Gym owner Jack LaLanne became a TV pioneer when he purchased time on a San Francisco station to host a morning exercise program. The show became popular enough to be picked up by the ABC network in 1959. LaLanne’s simple exercise show—emphasizing work-outs using household items—would stay on the air until 1989, with LaLanne also building a national chain of gyms and promoting electric juicers and exercise equipment. His long stint as a pop-culture figure would make him one of the few celebrities able to spoof himself on both the original “Batman” TV series and an episode of “The Simpsons.”
LaLanne was already in his mid-30s when he began his TV show, and he made good use of his age for marketing purposes. He retired from public stunts after marking his 70th birthday by towing rowboats for a mile at sea. LaLanne still always found some way to stay in the public eye. He kept looking good enough to be the best advertisement for his businesses. He also knew death was the ultimate bad marketing move. Fortunately, his wife Elaine—who was working out with Jack back in the ’50s—is still around and looks ready to live forever. (96, pneumonia) —JRT
As the developer of Doritos corn chips, Arch West no doubt would be one of the first inductees into the Junk Food Hall of Fame. Currently Frito-Lay’s second-best seller (behind Lay’s Potato Chips), West’s original notion was to create a Southwestern-inspired alternative to traditional salted potato and corn chips. Doritos were first produced in 1964 using corn tortillas cut into triangles with cheese and chili flavorings added. West’s wife of 69 years died last year. When the couple’s ashes were buried together, mourners were allowed to toss Doritos into the burial site. (97) —ER
Wilson Greatbatch’s genius for tinkering (he held patents on more than 325 inventions) led to extended, normal lives for millions through his invention of the heart pacemaker. The invention was an accident of sorts. In 1956, Greatbatch was working on a heart rhythm recording device and grabbed the wrong-size resistor to complete the circuitry. The circuit it produced discharged intermittent electrical pulses. He immediately associated it with the timing and rhythm of a heartbeat and thought about the electrical activity of the heart. At that time, it was not believed that electronics could be packed into a stimulator for continuous functioning, much less in a tiny, reliable apparatus. Doctors demonstrated in 1958 that Greatbatch’s device—which he developed in his barn—could take control of a dog’s heartbeat. The first human implants were made in 1960. (92) —ER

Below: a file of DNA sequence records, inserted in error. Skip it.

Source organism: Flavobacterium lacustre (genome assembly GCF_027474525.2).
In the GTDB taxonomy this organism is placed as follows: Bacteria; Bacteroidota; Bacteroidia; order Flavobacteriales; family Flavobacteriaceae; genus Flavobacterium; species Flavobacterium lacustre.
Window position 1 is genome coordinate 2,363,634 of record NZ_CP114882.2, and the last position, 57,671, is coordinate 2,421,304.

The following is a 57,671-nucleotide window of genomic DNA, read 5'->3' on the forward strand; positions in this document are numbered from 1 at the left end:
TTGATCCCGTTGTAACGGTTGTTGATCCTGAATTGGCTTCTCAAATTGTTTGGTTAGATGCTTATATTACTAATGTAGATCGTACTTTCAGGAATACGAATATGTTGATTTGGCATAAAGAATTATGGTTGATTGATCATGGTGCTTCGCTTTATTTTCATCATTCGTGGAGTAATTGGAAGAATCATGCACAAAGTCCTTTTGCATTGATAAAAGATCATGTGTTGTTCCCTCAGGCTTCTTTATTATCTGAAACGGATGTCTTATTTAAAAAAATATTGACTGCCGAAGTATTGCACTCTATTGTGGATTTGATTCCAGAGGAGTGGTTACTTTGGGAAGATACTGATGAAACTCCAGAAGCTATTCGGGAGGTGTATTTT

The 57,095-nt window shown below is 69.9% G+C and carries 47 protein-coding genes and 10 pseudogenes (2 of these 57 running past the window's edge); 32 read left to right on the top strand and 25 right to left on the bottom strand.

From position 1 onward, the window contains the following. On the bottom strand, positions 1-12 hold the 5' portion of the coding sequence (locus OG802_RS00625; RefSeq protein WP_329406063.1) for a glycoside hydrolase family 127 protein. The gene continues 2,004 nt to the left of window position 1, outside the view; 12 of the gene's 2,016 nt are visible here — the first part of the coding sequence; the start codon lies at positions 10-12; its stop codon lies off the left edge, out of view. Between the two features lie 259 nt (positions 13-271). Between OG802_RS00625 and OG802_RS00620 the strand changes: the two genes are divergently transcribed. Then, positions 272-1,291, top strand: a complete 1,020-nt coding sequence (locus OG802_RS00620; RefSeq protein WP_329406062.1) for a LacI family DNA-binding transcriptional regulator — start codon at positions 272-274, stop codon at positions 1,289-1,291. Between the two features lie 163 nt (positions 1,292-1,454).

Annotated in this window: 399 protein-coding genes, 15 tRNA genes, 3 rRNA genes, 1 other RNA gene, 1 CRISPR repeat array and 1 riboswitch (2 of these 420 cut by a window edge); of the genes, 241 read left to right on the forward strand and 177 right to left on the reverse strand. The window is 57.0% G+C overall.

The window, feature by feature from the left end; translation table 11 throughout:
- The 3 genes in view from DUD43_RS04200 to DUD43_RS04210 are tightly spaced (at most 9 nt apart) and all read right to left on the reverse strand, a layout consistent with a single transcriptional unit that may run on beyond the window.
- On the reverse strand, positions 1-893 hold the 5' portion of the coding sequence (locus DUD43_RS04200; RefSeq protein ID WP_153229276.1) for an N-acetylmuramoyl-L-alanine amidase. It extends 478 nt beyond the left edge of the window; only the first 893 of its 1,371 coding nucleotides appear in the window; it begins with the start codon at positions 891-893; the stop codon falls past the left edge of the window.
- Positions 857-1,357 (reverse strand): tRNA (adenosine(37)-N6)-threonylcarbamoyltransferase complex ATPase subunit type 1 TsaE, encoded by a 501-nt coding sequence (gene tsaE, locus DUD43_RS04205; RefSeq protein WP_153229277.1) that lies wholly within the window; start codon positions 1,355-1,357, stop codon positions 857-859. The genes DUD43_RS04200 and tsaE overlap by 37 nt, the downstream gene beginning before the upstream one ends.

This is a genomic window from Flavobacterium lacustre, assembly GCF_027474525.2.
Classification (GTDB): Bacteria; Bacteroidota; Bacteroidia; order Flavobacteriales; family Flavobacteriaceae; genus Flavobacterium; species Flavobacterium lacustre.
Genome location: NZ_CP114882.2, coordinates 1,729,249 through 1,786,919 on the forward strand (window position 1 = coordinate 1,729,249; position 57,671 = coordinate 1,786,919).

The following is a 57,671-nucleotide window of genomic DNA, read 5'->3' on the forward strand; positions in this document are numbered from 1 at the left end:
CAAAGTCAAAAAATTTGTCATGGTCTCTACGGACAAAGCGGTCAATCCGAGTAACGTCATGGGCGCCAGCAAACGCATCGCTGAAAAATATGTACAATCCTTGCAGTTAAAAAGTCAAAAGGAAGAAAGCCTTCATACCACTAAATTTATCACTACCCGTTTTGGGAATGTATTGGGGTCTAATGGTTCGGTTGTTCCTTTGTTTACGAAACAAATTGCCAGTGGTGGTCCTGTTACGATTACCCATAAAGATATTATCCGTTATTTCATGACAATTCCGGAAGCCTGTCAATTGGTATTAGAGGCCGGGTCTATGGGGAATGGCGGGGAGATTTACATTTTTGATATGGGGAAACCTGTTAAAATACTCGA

As an engineer who created a vital component at the heart of a government-sponsored advanced communications network called the Arpanet, Paul Baran tried to interest AT&T in the project. AT&T said no thanks, refusing to believe that the project would amount to anything. The Arpanet eventually evolved into the Internet. (84, lung cancer) —ER
In 1955, a high school teacher named Charles Laufer was so dismayed that his students had nothing entertaining to read that he started a publication called Coaster for teen and pre-teen girls. Coaster soon became Teen, which Laufer sold in 1957. He printed a one-time only magazine of Beatles photos in 1965 that sold 750,000 copies in two days, inspiring the creation of a teen fanzine called Tiger Beat. Featuring The Monkees on the cover, Tiger Beat hit the big time as the band became a colossal sensation. In addition to an over-abundance of exclamation marks, Tiger Beat was packed with glossy pictures, fold-out posters, and innocuous facts about the personal lives of everyone from the Beatles to Donny Osmond to Bob Dylan to David Cassidy. The magazine’s slogan was “Guys in their 20s singing La La songs to 13-year-old girls.” (87, heart failure) —ER
In 1916, Murray Handwerker’s father, Nathan, borrowed a few hundred dollars from entertainers Eddie Cantor and Jimmy Durante to establish a hot dog stand near Coney Island called Nathan’s Famous. Thirty years later, after returning from military service, Murray finally joined the family business. His first idea: expansion, because Murray figured Nathan’s Famous wasn’t nearly famous enough.
Expanding the business meant expanding the menu, so Handwerker added clams, shrimp, and several deli items, all the while dreaming up publicity stunts to attract customers to the Coney Island stand. By the 1960s, Nathan’s Famous had three full-scale restaurants in operation. In 1968, Handwerker took Nathan’s public, ultimately expanding by the following decade to ten franchises, more than three dozen restaurants, and a line of products sold in supermarkets. (89) —DP